Barstool’s “Offensive Speech” Contract Goes Viral

Can't stomach "Jew jokes?" Don't work at Barstool, apparently.

Screenshot via Twitter/@stoolpresidente

There’s a lot to consider when taking a new job—benefits, pay, work environment. But one woman balked recently when faced with a contract that required her to be OK with being “exposed to offensive speech” and “conduct.” Elika Sadeghi, who sparked controversy when she shared her decision on Twitter and uploaded a photo of the document, didn’t name the employer making the request. But Dave Portnoy, founder of Barstool sports, couldn’t resist defending his company’s honor.

He did not make things better.

Portnoy, clearly worked up about all the attention Sadeghi’s tweets had brought to the popular company he moved from Boston to Manhattan, quickly posted a fiery rebuttal video. In it, he notes that the contract she rejected was just that: a contract. He called it “pretty boilerplate stuff,” the kind of thing necessary for an outlet that blends sports, sex, and comedy, and which readers expect to push the envelope. “You work at Saturday Night Live, you sign it,” he said. No one had actually done anything wrong.

Then he offered some specifics about what new employees should expect when they join the Barstool team. “You can’t be offended by eatin’ ass jokes, 69 jokes, Jew jokes,” he said in the widely shared video, filmed in front of the iconic Barstool logo and piles of the brand’s T-shirts. “You just can’t, because we do it 24/7.”

If we, the public, thought maybe that might make Barstool an uncomfortable place to work, Portnoy invited us to “ask the girls we have in the office. We have a ton of them.”

Good to know, I guess.

All of this began Wednesday, when sports commentator Sadeghi shared a photo of this clause from her contract: “I understand and acknowledge that as part of my job I may be exposed to speech and conduct that explicitly relates to sex, sexual orientation, gender, national origin, religion, disability and age,” it read. “I expressly agree and represent that I do not object to being exposed to such speech and conduct and do not find it otherwise offensive or objectionable and that I am willing to work in such an environment.”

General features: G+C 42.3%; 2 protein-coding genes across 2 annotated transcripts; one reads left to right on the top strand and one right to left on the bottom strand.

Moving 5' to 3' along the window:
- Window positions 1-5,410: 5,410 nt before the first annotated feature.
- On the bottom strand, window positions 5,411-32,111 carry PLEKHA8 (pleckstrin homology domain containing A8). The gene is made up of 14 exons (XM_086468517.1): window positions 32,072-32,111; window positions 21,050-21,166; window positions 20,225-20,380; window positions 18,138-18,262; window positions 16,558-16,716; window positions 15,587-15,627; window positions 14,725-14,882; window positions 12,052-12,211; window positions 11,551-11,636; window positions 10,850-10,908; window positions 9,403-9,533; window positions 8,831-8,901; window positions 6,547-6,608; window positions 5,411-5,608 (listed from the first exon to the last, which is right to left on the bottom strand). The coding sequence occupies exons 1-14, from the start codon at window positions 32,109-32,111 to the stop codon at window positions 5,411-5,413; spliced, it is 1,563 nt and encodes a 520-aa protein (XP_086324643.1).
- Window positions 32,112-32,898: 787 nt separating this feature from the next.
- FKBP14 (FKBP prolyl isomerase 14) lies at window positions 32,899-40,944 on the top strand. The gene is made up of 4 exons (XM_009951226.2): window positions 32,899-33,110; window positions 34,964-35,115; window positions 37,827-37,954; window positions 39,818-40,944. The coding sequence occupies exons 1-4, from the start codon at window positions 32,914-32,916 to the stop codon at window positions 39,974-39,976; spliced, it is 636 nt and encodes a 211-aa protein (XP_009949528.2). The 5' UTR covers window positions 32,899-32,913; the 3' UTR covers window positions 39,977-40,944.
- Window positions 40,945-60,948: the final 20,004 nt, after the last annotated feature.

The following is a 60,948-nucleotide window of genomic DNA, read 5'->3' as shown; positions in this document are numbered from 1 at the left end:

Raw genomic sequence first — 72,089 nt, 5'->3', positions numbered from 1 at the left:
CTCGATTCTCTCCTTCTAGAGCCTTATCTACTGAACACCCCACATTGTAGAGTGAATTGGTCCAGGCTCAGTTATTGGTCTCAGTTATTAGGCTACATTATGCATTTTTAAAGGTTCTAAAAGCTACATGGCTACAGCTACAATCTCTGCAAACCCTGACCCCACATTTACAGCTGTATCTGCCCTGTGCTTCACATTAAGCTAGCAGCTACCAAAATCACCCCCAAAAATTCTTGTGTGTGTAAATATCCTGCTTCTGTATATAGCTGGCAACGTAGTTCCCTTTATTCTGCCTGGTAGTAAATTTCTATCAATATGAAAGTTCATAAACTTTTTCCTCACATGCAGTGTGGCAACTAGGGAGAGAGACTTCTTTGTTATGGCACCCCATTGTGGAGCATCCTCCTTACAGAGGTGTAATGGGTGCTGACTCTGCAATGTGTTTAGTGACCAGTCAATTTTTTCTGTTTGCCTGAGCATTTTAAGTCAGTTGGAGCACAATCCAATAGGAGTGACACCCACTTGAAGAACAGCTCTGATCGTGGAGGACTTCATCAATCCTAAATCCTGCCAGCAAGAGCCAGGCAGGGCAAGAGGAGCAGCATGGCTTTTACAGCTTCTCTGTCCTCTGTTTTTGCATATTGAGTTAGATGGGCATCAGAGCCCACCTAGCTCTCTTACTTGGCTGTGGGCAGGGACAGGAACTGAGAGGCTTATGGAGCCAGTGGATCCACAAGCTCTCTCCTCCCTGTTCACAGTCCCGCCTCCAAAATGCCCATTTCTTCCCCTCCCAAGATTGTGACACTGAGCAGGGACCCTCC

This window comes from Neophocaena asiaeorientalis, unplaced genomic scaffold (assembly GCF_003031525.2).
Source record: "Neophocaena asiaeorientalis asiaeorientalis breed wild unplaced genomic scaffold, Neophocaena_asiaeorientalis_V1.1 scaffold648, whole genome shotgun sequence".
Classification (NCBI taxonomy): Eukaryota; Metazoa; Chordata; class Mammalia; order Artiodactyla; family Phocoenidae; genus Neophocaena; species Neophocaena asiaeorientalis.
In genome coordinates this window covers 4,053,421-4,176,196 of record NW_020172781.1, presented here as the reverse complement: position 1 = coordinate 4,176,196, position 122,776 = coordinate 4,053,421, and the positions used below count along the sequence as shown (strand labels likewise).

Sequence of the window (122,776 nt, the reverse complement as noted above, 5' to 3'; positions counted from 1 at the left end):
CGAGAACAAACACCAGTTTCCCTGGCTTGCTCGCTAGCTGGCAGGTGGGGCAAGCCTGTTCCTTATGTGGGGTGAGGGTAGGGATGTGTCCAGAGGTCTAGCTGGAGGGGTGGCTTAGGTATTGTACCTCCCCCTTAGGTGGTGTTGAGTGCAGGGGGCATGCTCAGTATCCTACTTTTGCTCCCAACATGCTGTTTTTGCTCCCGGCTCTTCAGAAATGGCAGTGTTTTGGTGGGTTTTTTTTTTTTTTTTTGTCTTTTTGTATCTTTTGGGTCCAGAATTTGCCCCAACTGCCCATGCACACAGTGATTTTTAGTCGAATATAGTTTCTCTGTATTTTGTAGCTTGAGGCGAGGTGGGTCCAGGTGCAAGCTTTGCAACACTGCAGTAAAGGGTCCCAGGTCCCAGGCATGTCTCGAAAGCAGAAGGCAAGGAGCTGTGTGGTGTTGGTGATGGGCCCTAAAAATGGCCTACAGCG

“This is not ok,” she said about it, in comments that came amidst talk among women about sexual harassment after the undoing of accused sexual predator and movie producer Harvey Weinstein. “I decided to walk, even if they removed it. How could I work for them, knowing it exists? But would I have walked, if I needed the money?”

She had been offered a two-year deal with the company, she wrote, but turned it down after reading the fine print. She had redacted the name of the site, but many figured it out pretty quickly, and Portnoy swiftly spoke up to confirm it was his.

It appears that the contract might not have been all that uncommon. An entertainment lawyer who talked to the Boston Globe says he tells clients in entertainment to include such a clause, because the jokes and conversations in an environment like that can get raunchy. But it’s not clear if it could actually be enforced, legal experts told the paper. And some speculated contracts like that might be used to pre-empt or undercut lawsuits from employees who might actually have a legitimate reason to pursue a harassment claim.

Portnoy, in that rebuttal video, had some more choice words for Sadeghi, and others who might try to talk badly about what happens behind the scenes at Barstool. He called her “the biggest fraud,” and said she had “a big mouth,” then accused her of dragging his company’s name through the mud in order to “make herself part of this story.”

“We’re not Harvey Weinstein,” he continued, adding, “We’re not saying you can go grope somebody. We’re not saying you can sexually harass somebody. We’re saying we’re gonna make jokes and you gotta be cool with it, that’s all.”

“Fuck you,” he added.